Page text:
Toni is the 1935 drama from revered French director Jean Renoir. By his own admission (as seen in the intro included on this disc), Toni was Renoir’s attempt at Neorealism--though well before such a term existed. A story based in fact, shot in the town where the event happened, using people from the region--it’s not as raw as De Sica or Rossellini, but it is different from your classic Renoir. It’s sharper, less adorned, and more candidly honest about the lives it depicts.
The titular Toni, as played by Charles Blavette, is an Italian who has come to a remote French community that is home to many migrant workers. Toni works in the quarry, has an affair with the woman running his boarding house (Marie, played by Jenny Hélia), and lusts after the sexy farm girl Josefa (Celia Montlaván). Toni has big romantic notions, but more along the lines of his own success than of the lovemaking kind. Sure, he imagines a future with Josefa, but it’s also part of his bigger plan to take over the quarry and improve his status. This takes on an even more macho cadence when his rival Albert (Max Dalban) also decides to pursue both tgose things. A scant few minutes separate Albert’s encounter with Josefa and Toni’s arrival, enough time for Albert to force his affections on her. Disheartened, Toni marries Marie, leaving Josefa to a less-than-ideal union with Albert.
But, of course, it doesn’t end there. Josefa’s uncle ties Toni to his niece further by insisting he be the godfather to her child. The twists and tangles this causes marginalizes Marie, exposes Albert’s greed, and basically turns Toni into a weird white-knight stalker.
It’s interesting to consider this material and how Renoir might have approached Toni at a different time. This is really a melodrama in Neorealist clothing. Yet, instead of milking the script for the big emotion, Renoir’s mission aesthetic strips the story of its grandiosity and gets down to the nitty gritty of human desire and selfishness. Toni is no hero, and Josefa is no princess waiting to be rescued. If she has any real affection for either man, it’s never stated. And that kid that Toni is so concerned about protecting? You never really see it.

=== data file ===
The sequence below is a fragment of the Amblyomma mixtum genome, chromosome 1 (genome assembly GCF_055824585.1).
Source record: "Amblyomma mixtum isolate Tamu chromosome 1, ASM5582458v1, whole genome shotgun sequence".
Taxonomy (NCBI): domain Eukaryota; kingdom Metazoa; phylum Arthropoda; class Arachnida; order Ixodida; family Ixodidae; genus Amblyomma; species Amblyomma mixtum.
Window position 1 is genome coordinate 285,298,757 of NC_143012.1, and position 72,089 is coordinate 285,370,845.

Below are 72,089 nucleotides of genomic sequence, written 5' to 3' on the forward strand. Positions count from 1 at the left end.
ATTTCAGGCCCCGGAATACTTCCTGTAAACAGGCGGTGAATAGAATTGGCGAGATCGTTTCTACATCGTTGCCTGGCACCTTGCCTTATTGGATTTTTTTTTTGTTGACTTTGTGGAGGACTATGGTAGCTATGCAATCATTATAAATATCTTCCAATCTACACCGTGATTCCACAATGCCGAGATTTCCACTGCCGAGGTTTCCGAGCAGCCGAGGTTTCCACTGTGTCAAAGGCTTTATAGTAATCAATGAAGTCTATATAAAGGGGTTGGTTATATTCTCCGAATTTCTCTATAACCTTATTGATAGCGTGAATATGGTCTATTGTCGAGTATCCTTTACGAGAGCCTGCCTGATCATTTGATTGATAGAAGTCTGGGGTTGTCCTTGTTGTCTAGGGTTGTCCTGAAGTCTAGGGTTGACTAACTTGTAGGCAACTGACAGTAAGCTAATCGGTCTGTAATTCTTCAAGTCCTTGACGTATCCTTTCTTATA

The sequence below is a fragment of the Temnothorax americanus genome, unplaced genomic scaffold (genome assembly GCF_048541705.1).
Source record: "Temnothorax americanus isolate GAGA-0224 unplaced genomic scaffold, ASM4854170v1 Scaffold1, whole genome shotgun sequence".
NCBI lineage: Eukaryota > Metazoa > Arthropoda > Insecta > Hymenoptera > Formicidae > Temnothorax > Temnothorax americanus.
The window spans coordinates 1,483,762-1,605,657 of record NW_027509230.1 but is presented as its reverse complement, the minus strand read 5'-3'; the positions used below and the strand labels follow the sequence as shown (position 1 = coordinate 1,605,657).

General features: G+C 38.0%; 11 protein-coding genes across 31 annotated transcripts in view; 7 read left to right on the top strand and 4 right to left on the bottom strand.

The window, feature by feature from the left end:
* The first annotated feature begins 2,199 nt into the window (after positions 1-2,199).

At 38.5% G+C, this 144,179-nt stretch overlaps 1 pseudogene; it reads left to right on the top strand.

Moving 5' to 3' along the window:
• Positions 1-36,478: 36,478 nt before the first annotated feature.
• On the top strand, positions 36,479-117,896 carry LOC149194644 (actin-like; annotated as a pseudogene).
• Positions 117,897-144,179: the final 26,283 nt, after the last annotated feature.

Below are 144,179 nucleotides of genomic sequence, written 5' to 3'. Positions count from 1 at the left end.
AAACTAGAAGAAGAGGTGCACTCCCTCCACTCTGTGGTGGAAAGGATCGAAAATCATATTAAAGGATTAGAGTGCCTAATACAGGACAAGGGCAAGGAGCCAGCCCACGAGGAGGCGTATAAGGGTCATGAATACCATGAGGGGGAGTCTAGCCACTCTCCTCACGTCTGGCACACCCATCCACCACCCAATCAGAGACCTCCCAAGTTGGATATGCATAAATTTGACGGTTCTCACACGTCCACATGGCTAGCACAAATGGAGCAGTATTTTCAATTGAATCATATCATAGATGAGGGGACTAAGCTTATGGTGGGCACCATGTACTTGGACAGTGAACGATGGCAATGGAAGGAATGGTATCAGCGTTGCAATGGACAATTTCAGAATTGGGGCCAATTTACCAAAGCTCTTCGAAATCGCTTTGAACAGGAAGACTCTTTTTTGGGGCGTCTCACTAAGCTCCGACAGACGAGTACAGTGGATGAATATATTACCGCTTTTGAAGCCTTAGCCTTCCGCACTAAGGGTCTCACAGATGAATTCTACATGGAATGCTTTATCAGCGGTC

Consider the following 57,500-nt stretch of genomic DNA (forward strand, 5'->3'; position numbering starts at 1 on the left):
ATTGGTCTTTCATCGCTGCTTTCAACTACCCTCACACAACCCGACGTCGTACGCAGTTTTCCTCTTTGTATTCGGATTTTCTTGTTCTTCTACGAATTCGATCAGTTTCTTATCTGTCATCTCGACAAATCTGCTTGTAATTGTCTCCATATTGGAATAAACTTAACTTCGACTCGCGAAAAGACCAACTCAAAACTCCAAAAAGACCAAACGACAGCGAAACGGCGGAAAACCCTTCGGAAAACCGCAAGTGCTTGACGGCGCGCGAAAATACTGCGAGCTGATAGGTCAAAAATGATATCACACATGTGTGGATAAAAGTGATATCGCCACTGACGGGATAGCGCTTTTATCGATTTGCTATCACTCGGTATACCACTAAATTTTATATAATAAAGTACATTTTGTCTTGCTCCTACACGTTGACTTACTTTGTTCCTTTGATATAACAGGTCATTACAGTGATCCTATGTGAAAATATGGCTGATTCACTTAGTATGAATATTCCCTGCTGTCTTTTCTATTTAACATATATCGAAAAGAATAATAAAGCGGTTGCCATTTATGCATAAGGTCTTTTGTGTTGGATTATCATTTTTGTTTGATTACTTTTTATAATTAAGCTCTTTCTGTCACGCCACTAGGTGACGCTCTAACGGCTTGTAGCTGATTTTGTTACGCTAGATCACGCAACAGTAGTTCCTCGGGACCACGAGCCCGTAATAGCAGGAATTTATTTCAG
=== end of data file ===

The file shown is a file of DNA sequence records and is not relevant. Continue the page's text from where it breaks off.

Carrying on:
Renoir seems fascinated by these sordid affairs. It’s like he’s wound up all these toys just to watch them go. And he inserts innocent bystanders like Toni’s older pal Fernand (Édouard Delmont) to play a little bit of devil’s advocate, to probe on behalf of the filmmaker and his audience, and be a voice of reason when Toni offers none; also, there is a Greek chorus of traveling minstrels reminding us of the macabre ballads that told these stories once upon a time. There is an even keel to the proceedings, the laser focus of Toni’s mission not really allowing for bigger swings, he’s all about what he can make his own. Even Marie’s bold decision in the final third is absent of any exaggeration. She is just as determined as the man who spurned her, and Toni’s heart rate only rises after he realizes the truth too late. (Though, really, it’s Fernand, who himself loves Marie, that pieces it together.)
This seems by design. By going small, somehow things feel big. One love triangle crumbles, workers disappear, and a new train pulls into the station, unloading those that will come next, to either repeat this squalid history or make their own. The human tide beats on.
The new 4K restoration on Toni brings Renoir’s intentions to life, delivering a crisp black-and-white picture that gives sharp life to Claude Renoir’s photography. The location shooting looks amazing in this format, adding to the realism that the cameraman’s father was aiming for.
This disc provided by the Criterion Collection for the purposes of review.